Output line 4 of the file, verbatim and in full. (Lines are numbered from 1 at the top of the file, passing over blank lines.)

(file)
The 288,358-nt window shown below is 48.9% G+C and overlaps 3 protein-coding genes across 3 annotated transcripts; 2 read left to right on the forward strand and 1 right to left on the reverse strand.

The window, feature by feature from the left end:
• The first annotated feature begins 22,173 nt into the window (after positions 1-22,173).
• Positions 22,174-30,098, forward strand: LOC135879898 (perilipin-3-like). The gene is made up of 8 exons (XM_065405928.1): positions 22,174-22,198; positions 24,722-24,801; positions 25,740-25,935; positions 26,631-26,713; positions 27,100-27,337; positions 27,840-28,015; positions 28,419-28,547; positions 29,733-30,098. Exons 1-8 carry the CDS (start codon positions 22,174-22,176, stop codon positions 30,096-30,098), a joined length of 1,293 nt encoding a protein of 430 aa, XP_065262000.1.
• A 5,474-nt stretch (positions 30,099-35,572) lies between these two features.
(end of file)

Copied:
• Positions 22,174-30,098, forward strand: LOC135879898 (perilipin-3-like). The gene is made up of 8 exons (XM_065405928.1): positions 22,174-22,198; positions 24,722-24,801; positions 25,740-25,935; positions 26,631-26,713; positions 27,100-27,337; positions 27,840-28,015; positions 28,419-28,547; positions 29,733-30,098. Exons 1-8 carry the CDS (start codon positions 22,174-22,176, stop codon positions 30,096-30,098), a joined length of 1,293 nt encoding a protein of 430 aa, XP_065262000.1.